Fish-health testing by state fisheries biologists in November detected a virus in wild spawning kokanee salmon in the Kootenai River below Kootenai Falls.
It marks the first time the common virus, called infectious hematopoietic necrosis, or IHN, has been detected in state waters, according to Mark Deleray, fisheries manager for Montana Fish, Wildlife and Parks in Kalispell.
While IHN doesn’t harm humans, it does occur naturally in Pacific Coast wild salmon, steelhead, and herring and can be passed on to other fish. The virus was known to be present in in portions of Kootenai River that pass through Idaho and Canada. It is not known how long the virus has been at this location in Montana, but since fish can move into Montana from the downstream reaches in Idaho and Canada, it likely has been around for some time.
Montana has sampled fish for the IHN virus from a variety of waters for about 20 years. In 2013, shortly after the virus was detected in stretches of Kootenai River in British Columbia, Canada, FWP began testing for the ailment in the Kootenai River in Montana.
Impacts to wild populations are poorly understood, although fish kills in the wild appear to be rare. IHN, however, can be extremely lethal in hatchery settings and has often erupted in hatcheries from Alaska to California. The virus attacks the blood-forming tissues of the kidney.
Deleray said the Montana finding will lead FWP to redouble efforts to keep the virus from spreading into wild kokanee salmon brood stocks in Lake Mary Ronan — where salmon eggs are collected each fall — and to nearby fish hatcheries at Murray Springs near Eureka and the Flathead Lake Salmon Hatchery south of Somers.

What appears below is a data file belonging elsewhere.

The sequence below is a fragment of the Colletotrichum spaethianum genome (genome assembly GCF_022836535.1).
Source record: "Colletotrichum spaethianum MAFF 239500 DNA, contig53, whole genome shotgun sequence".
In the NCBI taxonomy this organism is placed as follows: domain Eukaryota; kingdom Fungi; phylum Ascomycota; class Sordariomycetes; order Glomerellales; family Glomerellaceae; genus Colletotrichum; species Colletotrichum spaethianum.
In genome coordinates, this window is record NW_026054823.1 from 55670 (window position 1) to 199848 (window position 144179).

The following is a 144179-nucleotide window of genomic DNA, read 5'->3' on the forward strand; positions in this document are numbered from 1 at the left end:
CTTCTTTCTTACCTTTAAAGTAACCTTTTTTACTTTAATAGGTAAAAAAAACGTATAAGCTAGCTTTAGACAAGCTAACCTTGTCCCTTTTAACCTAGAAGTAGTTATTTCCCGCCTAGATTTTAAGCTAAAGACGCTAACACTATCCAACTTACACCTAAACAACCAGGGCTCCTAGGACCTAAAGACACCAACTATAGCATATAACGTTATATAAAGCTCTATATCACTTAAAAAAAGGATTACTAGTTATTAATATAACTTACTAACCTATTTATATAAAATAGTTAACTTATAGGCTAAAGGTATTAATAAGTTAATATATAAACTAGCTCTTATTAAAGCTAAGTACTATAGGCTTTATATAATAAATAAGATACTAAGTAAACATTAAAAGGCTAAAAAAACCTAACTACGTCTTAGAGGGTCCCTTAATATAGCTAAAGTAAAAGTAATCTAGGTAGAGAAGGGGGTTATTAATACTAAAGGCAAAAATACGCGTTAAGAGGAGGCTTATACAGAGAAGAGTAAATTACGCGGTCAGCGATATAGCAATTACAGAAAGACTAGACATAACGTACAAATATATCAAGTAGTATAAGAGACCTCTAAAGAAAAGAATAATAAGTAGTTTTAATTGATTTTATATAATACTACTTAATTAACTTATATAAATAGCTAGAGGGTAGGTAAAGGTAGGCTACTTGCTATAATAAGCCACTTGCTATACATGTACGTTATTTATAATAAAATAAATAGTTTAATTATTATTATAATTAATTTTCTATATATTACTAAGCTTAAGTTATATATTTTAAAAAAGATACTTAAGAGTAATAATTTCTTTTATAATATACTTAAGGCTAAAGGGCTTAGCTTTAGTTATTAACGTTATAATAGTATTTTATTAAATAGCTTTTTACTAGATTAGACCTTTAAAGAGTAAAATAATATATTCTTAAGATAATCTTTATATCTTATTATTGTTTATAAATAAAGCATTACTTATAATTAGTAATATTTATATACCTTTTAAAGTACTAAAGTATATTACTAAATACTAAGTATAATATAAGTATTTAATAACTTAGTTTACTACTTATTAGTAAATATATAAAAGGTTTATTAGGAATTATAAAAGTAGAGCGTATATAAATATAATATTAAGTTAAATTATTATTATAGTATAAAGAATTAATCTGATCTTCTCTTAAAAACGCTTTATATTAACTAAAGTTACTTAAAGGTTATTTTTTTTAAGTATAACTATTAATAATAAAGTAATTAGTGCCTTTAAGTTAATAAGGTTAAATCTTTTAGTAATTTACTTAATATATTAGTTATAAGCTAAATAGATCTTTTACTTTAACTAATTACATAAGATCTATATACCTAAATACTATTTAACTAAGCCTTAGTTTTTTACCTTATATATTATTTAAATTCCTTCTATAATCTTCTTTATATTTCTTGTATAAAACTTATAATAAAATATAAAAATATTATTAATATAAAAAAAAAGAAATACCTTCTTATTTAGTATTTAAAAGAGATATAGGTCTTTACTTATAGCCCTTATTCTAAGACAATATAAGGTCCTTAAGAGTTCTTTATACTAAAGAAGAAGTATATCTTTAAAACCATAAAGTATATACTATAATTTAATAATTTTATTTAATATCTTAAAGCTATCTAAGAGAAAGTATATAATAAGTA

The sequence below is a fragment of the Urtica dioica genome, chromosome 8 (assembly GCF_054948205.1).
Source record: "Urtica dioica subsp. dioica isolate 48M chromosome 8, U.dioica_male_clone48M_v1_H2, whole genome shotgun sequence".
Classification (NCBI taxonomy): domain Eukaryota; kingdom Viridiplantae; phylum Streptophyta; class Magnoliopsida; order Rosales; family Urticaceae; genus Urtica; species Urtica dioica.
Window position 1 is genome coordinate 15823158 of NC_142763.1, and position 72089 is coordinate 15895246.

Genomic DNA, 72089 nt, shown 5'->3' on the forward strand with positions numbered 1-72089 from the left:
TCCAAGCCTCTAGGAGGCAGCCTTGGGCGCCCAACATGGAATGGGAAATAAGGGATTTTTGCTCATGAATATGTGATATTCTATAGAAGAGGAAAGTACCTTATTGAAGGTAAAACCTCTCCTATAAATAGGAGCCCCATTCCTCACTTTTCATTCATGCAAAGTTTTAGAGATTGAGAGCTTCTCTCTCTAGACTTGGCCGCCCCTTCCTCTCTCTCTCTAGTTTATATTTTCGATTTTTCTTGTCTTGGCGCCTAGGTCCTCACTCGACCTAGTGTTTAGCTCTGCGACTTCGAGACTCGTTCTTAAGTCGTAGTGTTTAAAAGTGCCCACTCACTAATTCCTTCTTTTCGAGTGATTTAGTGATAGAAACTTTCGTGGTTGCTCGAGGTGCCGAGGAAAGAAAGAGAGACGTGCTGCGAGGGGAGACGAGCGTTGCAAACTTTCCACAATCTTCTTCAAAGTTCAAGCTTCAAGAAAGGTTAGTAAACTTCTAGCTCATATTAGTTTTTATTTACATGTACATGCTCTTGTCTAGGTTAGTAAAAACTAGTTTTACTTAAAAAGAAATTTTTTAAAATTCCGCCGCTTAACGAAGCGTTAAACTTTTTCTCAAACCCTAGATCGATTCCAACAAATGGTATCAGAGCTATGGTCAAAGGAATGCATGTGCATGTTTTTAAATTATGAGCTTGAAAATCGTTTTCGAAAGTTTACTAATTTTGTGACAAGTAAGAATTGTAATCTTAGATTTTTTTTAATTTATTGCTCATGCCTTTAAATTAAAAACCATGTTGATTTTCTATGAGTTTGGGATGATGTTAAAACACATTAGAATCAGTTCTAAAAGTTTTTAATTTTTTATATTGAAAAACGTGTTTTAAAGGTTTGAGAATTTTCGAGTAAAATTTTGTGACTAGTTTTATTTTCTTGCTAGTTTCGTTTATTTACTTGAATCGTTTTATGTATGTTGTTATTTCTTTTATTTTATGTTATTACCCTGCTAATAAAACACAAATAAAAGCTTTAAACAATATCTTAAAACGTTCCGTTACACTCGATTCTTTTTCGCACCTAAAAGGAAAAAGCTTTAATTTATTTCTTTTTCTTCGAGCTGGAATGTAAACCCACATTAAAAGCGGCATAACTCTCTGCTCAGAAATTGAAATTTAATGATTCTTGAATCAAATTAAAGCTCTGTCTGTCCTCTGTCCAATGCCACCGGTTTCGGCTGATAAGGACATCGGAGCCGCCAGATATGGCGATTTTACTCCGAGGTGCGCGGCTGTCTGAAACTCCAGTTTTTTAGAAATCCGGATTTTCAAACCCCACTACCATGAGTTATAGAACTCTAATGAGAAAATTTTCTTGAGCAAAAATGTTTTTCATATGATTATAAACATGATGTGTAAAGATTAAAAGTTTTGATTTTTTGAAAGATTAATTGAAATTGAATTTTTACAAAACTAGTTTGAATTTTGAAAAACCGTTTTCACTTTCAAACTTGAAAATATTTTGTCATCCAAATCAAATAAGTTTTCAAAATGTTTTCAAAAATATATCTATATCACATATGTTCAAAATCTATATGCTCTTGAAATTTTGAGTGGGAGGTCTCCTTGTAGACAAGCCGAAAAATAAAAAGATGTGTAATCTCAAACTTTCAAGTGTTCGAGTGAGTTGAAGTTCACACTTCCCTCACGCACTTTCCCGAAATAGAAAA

In other states, the virus entered hatcheries via water pumped in from associated rivers and streams. Recent tests found no salmon or trout species being reared at the Murray Spring and Flathead Lake facilities have contracted the virus. Neither of the hatcheries use surface waters.
The virus was first noticed in sockeye fingerlings at a Washington State fish hatchery at Winthrop, Wash., in 1951. Columbia Basin trout farmers in Idaho have battled IHN since the early 1970s.
A vaccine has been developed to combat IHN, Deleray said, but it is expensive, not yet approved for use in the U.S., and not useful outside of hatcheries.
Deleray said the discovery of IHN in state waters will lead to increased monitoring and testing of trout and salmon in other waters in the region and additional protective measures at our state hatcheries.
Montana’s best defense against the destruction caused by invasive species and fish diseases is for anglers and others to get into the ‘inspect, clean, and dry habit’,” Deleray said.
“If we all inspect, clean, and dry our boats, trailers, and fishing gear after each use we have a chance to control the spread of invasive plants, animal and disease by not carrying them from one water to the next,” Deleray said.